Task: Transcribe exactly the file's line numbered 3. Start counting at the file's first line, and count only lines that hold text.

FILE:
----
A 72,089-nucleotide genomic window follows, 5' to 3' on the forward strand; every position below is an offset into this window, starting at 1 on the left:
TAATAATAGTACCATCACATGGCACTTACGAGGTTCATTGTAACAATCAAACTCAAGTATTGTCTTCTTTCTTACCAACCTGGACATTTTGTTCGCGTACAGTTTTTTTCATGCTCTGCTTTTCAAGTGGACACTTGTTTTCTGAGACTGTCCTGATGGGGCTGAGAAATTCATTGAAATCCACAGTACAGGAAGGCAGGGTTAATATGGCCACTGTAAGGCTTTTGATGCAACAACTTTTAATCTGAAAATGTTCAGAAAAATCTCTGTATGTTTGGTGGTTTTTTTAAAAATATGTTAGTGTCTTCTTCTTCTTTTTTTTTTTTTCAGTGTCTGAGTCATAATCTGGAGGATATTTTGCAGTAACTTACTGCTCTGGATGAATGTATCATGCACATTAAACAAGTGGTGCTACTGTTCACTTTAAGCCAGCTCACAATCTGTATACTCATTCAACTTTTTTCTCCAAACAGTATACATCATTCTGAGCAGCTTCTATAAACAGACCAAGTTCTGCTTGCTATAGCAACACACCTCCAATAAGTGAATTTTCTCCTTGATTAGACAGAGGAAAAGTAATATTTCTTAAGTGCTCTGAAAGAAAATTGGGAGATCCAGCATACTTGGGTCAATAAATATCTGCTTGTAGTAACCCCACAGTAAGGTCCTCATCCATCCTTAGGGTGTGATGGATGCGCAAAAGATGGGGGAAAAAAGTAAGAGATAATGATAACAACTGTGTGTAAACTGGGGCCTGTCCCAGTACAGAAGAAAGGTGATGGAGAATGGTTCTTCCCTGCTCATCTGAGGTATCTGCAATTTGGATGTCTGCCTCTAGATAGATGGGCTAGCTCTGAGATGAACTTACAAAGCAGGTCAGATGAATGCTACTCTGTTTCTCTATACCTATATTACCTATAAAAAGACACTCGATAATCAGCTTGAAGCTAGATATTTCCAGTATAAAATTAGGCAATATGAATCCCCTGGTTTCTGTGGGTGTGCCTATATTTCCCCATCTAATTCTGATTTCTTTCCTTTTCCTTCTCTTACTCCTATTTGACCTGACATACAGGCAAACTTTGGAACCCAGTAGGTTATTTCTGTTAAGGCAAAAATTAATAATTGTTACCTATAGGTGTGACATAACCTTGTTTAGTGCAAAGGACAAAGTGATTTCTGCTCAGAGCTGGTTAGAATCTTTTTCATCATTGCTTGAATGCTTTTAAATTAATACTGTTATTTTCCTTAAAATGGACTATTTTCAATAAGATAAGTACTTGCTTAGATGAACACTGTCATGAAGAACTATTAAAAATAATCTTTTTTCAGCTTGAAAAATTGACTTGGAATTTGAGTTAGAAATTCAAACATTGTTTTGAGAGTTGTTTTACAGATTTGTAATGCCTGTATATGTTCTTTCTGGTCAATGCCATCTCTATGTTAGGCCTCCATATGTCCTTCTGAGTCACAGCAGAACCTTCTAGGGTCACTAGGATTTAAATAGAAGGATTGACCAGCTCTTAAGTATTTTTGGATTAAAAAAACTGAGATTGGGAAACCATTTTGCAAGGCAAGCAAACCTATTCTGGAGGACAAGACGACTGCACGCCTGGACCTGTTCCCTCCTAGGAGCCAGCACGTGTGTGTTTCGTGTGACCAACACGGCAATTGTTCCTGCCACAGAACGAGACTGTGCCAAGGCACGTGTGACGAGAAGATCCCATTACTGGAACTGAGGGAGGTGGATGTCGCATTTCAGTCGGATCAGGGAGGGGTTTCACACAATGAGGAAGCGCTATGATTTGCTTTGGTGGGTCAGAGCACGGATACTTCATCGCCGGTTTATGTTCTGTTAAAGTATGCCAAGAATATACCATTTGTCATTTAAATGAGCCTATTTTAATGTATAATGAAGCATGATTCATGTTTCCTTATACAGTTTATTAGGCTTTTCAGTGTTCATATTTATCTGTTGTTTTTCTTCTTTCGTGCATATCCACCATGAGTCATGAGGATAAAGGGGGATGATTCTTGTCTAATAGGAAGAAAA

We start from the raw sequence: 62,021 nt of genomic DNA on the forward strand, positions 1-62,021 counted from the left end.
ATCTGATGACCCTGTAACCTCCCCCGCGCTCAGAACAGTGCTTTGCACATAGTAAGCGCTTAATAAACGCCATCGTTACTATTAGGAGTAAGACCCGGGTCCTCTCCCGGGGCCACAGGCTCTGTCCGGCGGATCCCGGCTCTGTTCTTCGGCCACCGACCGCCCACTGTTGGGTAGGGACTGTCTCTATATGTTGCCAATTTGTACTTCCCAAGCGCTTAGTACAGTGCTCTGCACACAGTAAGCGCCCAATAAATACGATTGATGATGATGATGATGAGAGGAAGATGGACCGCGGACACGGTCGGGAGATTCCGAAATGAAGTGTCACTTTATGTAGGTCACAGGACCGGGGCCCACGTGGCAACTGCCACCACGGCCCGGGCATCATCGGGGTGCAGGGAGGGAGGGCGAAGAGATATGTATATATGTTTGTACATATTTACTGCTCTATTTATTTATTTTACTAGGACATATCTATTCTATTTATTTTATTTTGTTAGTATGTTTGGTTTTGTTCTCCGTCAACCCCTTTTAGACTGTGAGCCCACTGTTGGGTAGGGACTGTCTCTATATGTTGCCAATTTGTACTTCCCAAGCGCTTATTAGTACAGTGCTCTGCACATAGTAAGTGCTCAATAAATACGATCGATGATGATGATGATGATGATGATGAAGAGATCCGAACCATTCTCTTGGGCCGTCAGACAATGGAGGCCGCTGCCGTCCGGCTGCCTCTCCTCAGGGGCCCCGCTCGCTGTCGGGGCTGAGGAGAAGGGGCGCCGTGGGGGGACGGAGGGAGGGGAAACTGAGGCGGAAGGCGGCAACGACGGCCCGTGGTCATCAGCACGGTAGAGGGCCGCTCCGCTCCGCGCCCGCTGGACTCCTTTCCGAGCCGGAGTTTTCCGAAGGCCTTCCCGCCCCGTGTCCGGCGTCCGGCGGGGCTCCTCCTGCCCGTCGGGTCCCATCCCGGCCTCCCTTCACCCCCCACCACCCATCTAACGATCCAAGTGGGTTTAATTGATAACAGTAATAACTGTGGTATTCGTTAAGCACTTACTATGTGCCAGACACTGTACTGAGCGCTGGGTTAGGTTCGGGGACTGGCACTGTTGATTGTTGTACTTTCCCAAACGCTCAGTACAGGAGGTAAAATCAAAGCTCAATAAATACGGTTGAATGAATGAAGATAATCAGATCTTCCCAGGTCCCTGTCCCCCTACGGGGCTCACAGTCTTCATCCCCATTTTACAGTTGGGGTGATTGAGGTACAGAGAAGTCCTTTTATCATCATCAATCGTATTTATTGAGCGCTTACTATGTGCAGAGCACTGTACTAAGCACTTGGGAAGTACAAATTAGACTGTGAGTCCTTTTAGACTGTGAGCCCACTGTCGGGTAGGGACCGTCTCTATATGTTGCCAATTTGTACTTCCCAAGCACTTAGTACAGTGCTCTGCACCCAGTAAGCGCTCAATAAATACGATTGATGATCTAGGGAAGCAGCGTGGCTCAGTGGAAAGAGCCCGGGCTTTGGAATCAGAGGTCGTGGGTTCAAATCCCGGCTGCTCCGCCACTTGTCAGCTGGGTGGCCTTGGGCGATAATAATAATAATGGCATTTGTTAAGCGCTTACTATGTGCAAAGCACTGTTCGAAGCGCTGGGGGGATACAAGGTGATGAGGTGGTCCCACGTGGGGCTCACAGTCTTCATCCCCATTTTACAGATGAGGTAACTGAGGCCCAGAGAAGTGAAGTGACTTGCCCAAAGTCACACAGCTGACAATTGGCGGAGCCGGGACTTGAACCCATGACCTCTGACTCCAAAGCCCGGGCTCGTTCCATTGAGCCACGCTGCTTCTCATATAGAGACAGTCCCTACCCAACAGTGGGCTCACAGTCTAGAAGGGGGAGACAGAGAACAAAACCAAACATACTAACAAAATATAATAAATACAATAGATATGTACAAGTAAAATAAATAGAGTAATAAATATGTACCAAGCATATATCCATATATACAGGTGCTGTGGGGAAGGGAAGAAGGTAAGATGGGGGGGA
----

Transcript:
We start from the raw sequence: 62,021 nt of genomic DNA on the forward strand, positions 1-62,021 counted from the left end.